WASHINGTON, D.C. -- Former University of North Carolina men's basketball coach Dean Smith received the Presidential Medal of Freedom Wednesday afternoon.
The Presidential Medal of Freedom the highest honor a civilian can receive in the United States. Smith was too ill to attend the ceremony, but his wife accepted the honor on his behalf.
During the ceremony, President Barack Obama said:
"Dean Smith is one of the winningest coaches in college basketball history. But his successes go far beyond Xs and Os. Even as he won 78 percent of his games he graduated 96 percent of his players. He is the first coach to use multiple defenses in a game. He was the pioneer who popularized the idea of pointing to a passer. After a basket, players should point to the teammate who passed them the ball."
"With his first national title on the line, he did have the good sense to give the ball to a 19-year-old kid named Michael Jordan. Although they used to joke that the only person who held Michael under 20 was Dean Smith."
"While Coach Smith couldn't join us today due to an illness he is facing with extraordinary courage, we also honor his courage in helping to change our country. He recruited the first black scholarship athlete to North Carolina and helped integrate a restaurant and a neighborhood in Chapel Hill. That's the kind of character he represented on and off the court."
Former Player Curtis Hunter said, "Even when you go out to eat, he had etiquette courses. When we went to place to eat, they taught us the correct silverware. I don't know how many teams were doing that."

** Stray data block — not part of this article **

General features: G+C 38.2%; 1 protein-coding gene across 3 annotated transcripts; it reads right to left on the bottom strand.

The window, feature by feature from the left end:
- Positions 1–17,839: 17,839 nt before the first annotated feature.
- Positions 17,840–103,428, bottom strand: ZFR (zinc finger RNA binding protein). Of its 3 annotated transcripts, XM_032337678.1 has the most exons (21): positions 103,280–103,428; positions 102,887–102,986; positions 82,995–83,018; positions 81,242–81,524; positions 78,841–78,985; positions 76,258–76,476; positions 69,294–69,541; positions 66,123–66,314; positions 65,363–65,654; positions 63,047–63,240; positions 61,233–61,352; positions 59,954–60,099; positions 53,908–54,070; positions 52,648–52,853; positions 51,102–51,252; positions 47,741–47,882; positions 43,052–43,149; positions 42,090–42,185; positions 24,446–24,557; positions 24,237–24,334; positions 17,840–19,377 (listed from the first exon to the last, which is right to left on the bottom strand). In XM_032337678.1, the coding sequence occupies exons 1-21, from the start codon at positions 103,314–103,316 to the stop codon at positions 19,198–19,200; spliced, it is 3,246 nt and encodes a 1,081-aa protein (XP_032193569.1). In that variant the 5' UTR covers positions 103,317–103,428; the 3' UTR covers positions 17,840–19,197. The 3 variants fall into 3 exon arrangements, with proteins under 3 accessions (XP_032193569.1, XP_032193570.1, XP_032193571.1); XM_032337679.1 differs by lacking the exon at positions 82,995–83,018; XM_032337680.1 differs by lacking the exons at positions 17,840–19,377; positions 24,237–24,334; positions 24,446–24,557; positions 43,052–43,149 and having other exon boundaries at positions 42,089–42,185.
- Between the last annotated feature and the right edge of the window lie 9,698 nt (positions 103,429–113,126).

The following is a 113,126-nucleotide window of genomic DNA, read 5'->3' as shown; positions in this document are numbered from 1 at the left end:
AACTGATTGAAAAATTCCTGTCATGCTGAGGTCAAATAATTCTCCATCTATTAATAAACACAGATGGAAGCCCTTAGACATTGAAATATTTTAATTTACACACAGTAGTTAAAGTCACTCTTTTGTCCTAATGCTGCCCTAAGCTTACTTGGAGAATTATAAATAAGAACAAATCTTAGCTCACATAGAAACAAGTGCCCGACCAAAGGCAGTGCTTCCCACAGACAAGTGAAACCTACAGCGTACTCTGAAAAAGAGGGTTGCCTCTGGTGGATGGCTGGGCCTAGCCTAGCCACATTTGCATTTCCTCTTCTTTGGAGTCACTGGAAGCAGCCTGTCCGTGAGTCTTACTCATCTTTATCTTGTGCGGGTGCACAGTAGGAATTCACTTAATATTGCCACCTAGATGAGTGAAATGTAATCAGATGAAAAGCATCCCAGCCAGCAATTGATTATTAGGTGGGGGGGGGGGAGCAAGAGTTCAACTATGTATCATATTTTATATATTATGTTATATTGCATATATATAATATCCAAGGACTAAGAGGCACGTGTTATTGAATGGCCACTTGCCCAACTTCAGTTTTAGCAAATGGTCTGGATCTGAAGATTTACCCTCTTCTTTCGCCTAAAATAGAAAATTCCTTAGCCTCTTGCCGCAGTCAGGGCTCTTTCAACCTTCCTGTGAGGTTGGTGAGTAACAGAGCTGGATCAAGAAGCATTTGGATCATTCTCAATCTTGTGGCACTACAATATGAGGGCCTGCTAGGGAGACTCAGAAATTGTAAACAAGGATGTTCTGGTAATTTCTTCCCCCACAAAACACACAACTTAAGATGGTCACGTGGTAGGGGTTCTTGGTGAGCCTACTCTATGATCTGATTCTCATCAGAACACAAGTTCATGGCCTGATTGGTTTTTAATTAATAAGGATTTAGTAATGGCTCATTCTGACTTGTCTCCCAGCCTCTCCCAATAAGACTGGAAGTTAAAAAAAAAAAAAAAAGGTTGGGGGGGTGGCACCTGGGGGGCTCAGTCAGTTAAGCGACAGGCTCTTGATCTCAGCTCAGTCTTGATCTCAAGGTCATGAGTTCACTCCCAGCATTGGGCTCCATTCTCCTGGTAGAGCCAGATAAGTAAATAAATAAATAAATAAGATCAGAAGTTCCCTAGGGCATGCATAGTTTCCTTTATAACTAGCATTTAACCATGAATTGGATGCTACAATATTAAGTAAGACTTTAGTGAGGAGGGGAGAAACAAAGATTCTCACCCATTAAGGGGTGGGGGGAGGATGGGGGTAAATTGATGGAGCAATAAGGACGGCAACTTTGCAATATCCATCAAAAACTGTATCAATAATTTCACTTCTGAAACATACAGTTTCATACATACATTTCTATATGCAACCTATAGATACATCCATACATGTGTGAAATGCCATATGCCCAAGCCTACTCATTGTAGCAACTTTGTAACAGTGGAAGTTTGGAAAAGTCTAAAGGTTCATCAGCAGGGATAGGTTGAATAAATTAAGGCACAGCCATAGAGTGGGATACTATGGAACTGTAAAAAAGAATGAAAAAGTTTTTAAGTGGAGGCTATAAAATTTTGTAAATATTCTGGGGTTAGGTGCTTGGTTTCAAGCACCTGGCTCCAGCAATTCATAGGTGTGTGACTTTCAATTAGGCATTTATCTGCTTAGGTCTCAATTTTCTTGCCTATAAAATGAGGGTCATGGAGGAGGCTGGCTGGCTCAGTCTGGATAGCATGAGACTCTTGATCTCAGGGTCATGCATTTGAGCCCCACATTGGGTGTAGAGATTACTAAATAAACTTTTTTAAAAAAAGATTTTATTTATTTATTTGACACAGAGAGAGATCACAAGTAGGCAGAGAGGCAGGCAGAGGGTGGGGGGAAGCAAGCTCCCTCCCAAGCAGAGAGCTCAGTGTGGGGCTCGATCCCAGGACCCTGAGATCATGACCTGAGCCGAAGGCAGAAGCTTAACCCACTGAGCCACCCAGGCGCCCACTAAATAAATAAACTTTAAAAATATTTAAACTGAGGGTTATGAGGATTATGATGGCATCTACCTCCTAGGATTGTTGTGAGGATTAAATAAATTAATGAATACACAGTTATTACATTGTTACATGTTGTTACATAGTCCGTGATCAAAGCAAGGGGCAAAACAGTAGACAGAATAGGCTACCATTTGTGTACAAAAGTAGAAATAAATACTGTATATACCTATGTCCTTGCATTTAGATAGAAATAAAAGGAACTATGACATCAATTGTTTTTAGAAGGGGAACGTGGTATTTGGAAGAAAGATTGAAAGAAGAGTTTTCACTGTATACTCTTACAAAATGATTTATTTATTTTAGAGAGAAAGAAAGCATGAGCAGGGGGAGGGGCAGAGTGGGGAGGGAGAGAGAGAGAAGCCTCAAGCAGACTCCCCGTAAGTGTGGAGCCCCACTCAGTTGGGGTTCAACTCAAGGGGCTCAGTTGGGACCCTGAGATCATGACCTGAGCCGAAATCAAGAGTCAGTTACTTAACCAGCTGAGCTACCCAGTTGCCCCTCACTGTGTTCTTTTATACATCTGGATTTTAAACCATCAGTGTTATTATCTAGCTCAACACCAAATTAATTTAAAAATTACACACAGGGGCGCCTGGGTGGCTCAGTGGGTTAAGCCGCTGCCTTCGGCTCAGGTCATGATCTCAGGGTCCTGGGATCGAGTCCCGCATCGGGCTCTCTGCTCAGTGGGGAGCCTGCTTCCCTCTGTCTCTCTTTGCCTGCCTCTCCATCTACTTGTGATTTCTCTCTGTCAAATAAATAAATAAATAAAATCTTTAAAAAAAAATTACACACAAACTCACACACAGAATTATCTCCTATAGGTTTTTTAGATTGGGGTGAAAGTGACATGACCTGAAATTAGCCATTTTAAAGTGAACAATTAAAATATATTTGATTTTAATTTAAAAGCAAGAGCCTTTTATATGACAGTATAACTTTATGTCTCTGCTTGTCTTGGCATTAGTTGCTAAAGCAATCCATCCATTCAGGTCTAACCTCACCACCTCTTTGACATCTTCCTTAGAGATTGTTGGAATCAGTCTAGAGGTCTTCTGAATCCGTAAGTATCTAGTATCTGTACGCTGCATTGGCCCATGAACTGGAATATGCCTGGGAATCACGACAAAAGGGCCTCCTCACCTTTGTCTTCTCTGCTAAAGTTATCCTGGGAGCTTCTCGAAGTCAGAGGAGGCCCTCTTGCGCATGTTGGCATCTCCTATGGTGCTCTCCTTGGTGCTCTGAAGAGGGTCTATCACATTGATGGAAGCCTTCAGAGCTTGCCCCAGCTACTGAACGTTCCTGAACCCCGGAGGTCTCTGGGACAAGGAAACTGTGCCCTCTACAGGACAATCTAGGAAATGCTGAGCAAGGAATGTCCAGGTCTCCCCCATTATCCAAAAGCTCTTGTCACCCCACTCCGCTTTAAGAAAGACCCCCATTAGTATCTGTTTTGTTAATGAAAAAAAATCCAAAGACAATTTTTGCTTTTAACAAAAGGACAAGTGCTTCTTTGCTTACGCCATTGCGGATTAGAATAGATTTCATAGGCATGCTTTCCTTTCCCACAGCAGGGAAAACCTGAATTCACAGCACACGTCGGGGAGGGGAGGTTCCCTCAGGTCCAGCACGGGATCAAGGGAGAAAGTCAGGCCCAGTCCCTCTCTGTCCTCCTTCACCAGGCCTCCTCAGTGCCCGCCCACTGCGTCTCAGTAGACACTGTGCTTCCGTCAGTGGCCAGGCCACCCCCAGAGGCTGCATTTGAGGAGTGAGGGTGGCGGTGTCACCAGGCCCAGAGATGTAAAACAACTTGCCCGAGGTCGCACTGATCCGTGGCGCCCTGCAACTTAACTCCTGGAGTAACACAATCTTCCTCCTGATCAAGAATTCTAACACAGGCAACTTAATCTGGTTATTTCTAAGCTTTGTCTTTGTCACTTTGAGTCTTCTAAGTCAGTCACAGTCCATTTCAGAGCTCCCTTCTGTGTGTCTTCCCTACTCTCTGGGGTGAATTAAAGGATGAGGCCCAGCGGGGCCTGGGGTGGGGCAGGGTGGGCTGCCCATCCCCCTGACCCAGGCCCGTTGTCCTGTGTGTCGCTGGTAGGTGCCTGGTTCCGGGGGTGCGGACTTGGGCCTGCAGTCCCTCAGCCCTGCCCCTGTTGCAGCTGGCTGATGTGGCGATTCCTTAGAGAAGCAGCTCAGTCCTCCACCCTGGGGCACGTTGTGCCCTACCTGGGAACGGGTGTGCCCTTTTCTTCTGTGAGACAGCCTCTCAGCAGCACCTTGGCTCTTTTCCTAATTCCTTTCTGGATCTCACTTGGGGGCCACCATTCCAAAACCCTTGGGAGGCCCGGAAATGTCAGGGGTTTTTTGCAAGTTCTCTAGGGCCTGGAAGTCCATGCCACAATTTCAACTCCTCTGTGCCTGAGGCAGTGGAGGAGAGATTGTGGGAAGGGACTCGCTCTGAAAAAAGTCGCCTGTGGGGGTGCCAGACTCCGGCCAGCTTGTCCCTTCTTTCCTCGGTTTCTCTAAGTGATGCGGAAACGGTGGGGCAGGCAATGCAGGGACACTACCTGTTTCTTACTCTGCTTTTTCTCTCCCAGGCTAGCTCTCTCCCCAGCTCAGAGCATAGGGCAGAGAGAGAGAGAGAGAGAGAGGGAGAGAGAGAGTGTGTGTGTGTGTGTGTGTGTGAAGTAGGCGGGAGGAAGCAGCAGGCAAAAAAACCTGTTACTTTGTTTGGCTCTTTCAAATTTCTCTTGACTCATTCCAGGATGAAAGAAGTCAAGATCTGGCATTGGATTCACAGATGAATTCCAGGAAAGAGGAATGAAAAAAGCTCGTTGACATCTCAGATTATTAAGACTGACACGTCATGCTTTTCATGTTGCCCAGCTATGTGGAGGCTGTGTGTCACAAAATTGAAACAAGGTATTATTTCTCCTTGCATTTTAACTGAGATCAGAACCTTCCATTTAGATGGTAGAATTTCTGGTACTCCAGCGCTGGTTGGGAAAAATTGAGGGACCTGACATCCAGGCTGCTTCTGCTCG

Coach Roy Williams said, "I'll never be as good as he was. I don't think anybody ever will be...Coach Smith...he was the best there ever was in my opinion on the basketball court. He was far better off the court. The things he did off the court meant so much more than the things he did on the court."
Greensboro Day School Coach Freddy Johnson added, "My favorite thing about Coach Smith is that he would never be disturbed when one of his players was in the office. That's the one thing I take with me. His players were the most important thing. I don't care if it was the chancellor calling or the athletic director calling, his players were the most important."
Scott Cherry, current High Point University Coach and former UNC player, said, "It wasn't always about wins and losses. It was about the daily effort and giving everything that you have every day. It was a commitment to do everything really, really well."
Sixteen people received the honor. Other recipients included: President Bill Clinton, entertainers Loretta Lynn and Oprah Winfrey and astronaut Sally Ride.